Stonehenge is a favorite topic of mine. That work was in process for around 2,500 years. That is not so evident in photographs or the solidity of the stones. It was not always stones. First it was wooden posts and burial pits. Generations worked on Stonehenge unlike the Great Pyramids at Giza. The pyramids were build in one generation to celebrate or elevate one individual. Stonehenge was a long-term collaborative project. How was information passed through all of those generations? How did the information change? Who decided stone is better than wood and why? Was it to create something longer lasting?
My process can be a lot of questions with no specific answer. I do intend to continue with both paths of work. Those that are intentionally impermanent, fleeting, changeable and those that capture the sensation of the change in a more enduring material.
CM: I can very much relate to a process that is driven by inquiry and questioning. Along with creating a piece that comes with an expiration date, your process here necessitates a surrender of control. You are not, as in traditional representational painting and drawing, working toward a specific image that you have in mind at the outset. The finished image is entirely a work of process and chance. Was this a new experience for you? How does it feel to work toward an unknown end? Can there ever be a "mistake"? or a "failure" in such a case?
MD: I loved to draw when I was young. Sometimes someone would ask me to draw something: a tree, a house, a dog, a portrait. Then I would try to recreate the look of the something on a piece of paper. This is great practice for observing. Slowing down to look and record what is there. Careful overlapping, placement, and perspective is used to create the illusion of three-dimensional space on a two-dimensional surface. I’m not sure I would be slowing down to watch the garden as much as I do if I was not first trained in representational drawing and painting. With representational work there are the “failures” that do not resemble the object. Maybe. In the failure, what does not work is discovered so one can try again.
Somewhere along the way I became fascinated with the materials I was rubbing into paper, board and canvas. I think a sensation of newness was in that moment. I was not trying to replicate what I saw. Instead I was interested in the movement, sense, qualities, and origins of the materials.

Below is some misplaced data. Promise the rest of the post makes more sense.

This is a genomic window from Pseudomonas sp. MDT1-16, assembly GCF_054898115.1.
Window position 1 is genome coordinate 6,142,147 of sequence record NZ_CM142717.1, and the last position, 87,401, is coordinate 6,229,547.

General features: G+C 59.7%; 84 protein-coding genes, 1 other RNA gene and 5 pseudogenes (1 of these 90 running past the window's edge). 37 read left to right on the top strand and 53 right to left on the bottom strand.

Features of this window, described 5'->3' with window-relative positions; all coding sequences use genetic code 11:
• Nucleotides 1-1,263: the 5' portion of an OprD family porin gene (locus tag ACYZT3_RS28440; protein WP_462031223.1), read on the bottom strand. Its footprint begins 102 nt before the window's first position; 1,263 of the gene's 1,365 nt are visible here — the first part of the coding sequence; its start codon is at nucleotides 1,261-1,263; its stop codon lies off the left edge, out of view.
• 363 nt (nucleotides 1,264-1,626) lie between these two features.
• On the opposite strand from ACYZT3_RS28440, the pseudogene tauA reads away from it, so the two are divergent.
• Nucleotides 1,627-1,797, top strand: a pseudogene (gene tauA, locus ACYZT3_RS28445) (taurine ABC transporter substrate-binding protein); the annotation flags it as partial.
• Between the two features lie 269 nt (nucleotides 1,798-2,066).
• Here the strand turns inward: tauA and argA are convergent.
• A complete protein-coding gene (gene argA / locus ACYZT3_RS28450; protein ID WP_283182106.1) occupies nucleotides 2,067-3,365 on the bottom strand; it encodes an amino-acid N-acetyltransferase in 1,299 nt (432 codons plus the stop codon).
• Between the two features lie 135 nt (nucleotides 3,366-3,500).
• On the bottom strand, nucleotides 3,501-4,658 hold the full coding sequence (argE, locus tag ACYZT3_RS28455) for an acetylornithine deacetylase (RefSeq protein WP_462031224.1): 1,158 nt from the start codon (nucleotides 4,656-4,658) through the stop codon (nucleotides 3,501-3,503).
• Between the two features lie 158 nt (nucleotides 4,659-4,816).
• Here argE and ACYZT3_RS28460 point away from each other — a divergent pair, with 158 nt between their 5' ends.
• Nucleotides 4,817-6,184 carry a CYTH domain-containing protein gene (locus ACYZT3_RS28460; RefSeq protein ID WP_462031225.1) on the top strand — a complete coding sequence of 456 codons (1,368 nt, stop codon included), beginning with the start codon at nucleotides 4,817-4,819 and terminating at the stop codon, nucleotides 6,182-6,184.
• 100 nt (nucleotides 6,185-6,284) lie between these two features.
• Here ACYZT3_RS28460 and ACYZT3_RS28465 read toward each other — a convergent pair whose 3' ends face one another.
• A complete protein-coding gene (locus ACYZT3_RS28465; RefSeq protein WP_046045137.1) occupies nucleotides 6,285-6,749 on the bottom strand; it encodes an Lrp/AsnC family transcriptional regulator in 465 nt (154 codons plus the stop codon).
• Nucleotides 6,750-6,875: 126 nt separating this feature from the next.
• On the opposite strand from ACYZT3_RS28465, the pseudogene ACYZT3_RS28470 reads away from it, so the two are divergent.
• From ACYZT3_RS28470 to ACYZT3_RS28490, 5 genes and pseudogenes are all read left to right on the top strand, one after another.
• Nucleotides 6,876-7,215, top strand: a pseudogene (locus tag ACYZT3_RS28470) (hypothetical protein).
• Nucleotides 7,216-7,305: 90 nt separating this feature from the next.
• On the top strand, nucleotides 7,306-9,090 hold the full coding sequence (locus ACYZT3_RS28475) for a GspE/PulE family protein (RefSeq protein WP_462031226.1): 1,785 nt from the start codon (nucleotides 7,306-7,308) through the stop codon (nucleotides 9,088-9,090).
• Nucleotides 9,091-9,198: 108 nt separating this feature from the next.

When I started working on the anthotypes it was a way to explore sources of those materials. What are their physical limitations? How do they interact with the environment? Sometimes I wonder scientist or artist? Both do copious experiments to learn. I’ve considered asking a botanist or chemist if they would like to make anthotypes together. I bring my instruments, they bring theirs. We see what chemicals are in the colors. Measure the wavelengths of light and record the way the light changes the color of some of the dyes. I’m not sure if gathering layers and layers of data would lead to a known end. I am mostly comfortable working towards an unknown end, and from my experiences each data point could lead to another unknown.
At the end of the day when I pull the material off of a dyed sheet of paper to see what has developed underneath, I often hold my breath. I’ve created dozens and dozens of anthotypes. Each one is unique and some come together compositionally and some do not. What that composition is, why some work and not others, I think I’ll leave that a little unknown for the moment, too.
CM: What a fascinating project a science collaboration would be! Art and science do not always overtly have the same end goal, but maybe underneath they are both working toward a kind of discovery. And speaking of end results, although these prints are process-driven rather than representative or even abstract, how do they speak to you as finished works of art? Do they convey different things to you? Have you seen any relationship between the outcome of the images, and what went into their creation? Can you give us an example of one piece you feel especially drawn to (or pushed away from) and why that is?